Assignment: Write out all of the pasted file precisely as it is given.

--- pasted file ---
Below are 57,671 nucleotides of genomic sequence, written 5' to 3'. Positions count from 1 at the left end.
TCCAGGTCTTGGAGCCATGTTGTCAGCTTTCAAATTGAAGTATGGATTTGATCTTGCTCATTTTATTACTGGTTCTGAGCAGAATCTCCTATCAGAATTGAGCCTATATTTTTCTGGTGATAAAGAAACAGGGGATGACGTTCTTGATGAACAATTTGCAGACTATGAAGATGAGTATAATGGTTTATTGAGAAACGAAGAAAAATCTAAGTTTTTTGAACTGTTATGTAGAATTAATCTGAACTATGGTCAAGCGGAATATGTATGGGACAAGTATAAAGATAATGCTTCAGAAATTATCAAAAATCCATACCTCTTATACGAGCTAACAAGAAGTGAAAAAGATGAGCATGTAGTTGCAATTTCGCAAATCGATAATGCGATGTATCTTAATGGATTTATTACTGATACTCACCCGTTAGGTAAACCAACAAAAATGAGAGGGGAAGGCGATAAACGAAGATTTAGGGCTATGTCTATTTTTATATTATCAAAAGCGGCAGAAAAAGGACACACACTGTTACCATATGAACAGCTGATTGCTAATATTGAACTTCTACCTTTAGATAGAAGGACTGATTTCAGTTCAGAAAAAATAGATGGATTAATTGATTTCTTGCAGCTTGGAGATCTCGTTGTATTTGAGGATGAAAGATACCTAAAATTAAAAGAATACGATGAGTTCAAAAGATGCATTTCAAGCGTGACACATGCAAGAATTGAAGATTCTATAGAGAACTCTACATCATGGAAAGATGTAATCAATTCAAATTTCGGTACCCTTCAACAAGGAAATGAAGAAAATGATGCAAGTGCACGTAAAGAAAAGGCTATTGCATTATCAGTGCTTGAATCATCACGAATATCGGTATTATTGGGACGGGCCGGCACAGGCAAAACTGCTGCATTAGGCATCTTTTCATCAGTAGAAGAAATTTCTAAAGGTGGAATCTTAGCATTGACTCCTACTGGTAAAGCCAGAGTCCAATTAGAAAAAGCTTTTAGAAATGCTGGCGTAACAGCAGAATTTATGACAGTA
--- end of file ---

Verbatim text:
Below are 57,671 nucleotides of genomic sequence, written 5' to 3'. Positions count from 1 at the left end.
TCCAGGTCTTGGAGCCATGTTGTCAGCTTTCAAATTGAAGTATGGATTTGATCTTGCTCATTTTATTACTGGTTCTGAGCAGAATCTCCTATCAGAATTGAGCCTATATTTTTCTGGTGATAAAGAAACAGGGGATGACGTTCTTGATGAACAATTTGCAGACTATGAAGATGAGTATAATGGTTTATTGAGAAACGAAGAAAAATCTAAGTTTTTTGAACTGTTATGTAGAATTAATCTGAACTATGGTCAAGCGGAATATGTATGGGACAAGTATAAAGATAATGCTTCAGAAATTATCAAAAATCCATACCTCTTATACGAGCTAACAAGAAGTGAAAAAGATGAGCATGTAGTTGCAATTTCGCAAATCGATAATGCGATGTATCTTAATGGATTTATTACTGATACTCACCCGTTAGGTAAACCAACAAAAATGAGAGGGGAAGGCGATAAACGAAGATTTAGGGCTATGTCTATTTTTATATTATCAAAAGCGGCAGAAAAAGGACACACACTGTTACCATATGAACAGCTGATTGCTAATATTGAACTTCTACCTTTAGATAGAAGGACTGATTTCAGTTCAGAAAAAATAGATGGATTAATTGATTTCTTGCAGCTTGGAGATCTCGTTGTATTTGAGGATGAAAGATACCTAAAATTAAAAGAATACGATGAGTTCAAAAGATGCATTTCAAGCGTGACACATGCAAGAATTGAAGATTCTATAGAGAACTCTACATCATGGAAAGATGTAATCAATTCAAATTTCGGTACCCTTCAACAAGGAAATGAAGAAAATGATGCAAGTGCACGTAAAGAAAAGGCTATTGCATTATCAGTGCTTGAATCATCACGAATATCGGTATTATTGGGACGGGCCGGCACAGGCAAAACTGCTGCATTAGGCATCTTTTCATCAGTAGAAGAAATTTCTAAAGGTGGAATCTTAGCATTGACTCCTACTGGTAAAGCCAGAGTCCAATTAGAAAAAGCTTTTAGAAATGCTGGCGTAACAGCAGAATTTATGACAGTA